Just further proof that if we want real economic reform for the 100%, we need minimum wage to become a livable wage now! And we need investment into education and our infrastructure. This Congress won’t do it – in November let’s elect one that will!
The jobs that have been added to the economy during the recovery pay 23 percent less, on average, than those that were lost in the recession, according to a report from The U.S. Conference of Mayors (USCM).
The report examined the sectors where jobs were added between 2009 and 2014 and weighted them by how many each gained, finding that their average wage was $47,171 a year. By contrast, the 8.7 million jobs lost in 2008 and 2009 paid an average of $61,637, representing a 23 percent gap between the two.
This trend was driven by the sectors that saw the highest losses and those that have bounced back. The manufacturing and construction industries bled jobs during the recession, and each pay $63,000 and $58,000, respectively, relatively high wages. On the other hand, the biggest job gains during the recovery have come in sectors like hospitality and food services, which pays $20,955, health care, which pays $47,000, administrative support, which pays $37,000, and retail, which pays $29,322.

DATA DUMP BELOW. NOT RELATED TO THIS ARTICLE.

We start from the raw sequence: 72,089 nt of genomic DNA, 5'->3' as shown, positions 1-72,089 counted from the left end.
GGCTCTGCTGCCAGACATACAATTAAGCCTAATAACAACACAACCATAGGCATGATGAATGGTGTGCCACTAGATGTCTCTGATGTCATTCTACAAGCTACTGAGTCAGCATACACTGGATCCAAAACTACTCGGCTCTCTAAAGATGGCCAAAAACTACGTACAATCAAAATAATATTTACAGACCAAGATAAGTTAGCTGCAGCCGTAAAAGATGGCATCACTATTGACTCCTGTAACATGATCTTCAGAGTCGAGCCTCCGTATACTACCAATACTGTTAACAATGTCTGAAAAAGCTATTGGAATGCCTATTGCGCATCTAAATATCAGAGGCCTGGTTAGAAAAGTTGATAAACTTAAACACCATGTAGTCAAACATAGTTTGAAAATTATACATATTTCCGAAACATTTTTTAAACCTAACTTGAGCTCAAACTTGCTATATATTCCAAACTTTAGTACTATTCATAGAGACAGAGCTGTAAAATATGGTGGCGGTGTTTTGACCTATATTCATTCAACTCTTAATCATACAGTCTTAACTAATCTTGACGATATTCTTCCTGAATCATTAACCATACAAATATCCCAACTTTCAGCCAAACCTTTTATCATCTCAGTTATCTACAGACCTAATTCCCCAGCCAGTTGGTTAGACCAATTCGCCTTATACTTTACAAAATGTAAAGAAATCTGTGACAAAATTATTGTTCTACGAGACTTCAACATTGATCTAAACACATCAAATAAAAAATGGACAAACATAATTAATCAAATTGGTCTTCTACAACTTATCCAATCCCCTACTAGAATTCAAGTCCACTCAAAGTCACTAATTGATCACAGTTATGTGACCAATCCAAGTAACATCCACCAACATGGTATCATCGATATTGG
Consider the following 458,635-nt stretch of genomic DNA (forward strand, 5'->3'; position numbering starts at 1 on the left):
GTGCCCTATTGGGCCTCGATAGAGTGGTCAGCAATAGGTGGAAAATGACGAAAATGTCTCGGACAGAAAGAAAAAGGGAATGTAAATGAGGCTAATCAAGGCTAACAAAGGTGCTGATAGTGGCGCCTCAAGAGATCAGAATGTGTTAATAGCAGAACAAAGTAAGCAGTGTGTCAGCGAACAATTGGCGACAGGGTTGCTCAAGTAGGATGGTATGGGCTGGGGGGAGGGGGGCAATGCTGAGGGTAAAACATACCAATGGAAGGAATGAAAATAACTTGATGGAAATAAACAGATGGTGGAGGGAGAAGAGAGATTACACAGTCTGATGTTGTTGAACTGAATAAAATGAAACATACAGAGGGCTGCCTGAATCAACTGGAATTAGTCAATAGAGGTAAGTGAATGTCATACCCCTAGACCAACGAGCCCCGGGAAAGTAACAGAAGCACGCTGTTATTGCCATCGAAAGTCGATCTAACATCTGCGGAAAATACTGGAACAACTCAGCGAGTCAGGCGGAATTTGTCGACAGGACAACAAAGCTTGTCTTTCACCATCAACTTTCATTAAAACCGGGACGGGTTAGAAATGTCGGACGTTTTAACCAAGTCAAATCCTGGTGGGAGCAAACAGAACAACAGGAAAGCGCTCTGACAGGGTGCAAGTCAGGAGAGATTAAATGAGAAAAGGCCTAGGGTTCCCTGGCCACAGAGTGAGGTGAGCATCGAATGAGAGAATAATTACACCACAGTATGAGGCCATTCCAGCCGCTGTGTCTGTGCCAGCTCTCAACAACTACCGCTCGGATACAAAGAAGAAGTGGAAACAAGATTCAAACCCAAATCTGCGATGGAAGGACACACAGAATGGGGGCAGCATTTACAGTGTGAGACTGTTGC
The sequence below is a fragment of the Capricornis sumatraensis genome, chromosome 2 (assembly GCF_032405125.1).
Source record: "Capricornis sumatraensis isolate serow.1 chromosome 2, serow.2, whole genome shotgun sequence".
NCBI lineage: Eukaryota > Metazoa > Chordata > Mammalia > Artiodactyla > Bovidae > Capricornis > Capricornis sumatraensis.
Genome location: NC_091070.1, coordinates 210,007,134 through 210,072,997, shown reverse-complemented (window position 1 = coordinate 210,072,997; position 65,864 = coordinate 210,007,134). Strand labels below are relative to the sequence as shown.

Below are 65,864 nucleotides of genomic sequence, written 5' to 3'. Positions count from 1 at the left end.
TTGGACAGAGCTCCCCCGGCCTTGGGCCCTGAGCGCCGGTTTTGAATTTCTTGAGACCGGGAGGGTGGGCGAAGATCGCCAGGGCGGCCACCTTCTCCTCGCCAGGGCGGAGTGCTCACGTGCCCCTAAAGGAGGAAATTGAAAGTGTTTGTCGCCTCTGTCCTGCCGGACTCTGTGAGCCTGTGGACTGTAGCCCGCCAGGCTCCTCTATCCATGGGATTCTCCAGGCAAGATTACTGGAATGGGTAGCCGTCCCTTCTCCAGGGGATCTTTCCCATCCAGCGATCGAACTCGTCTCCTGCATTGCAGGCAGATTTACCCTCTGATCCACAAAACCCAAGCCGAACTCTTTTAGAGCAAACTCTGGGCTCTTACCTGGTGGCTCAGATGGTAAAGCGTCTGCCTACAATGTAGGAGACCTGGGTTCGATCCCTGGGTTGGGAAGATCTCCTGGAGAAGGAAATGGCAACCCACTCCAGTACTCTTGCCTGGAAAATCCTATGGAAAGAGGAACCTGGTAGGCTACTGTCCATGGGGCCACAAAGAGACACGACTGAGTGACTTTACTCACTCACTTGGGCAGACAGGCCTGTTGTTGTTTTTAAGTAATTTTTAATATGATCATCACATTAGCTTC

Something similar happened in the most recent downturn before the Great Recession, the recession between 2000 and 2003. In that time, the jobs lost paid an average of $43,950, while those added afterward paid 12 percent less. But that gap is not nearly as large as the one in today’s economy.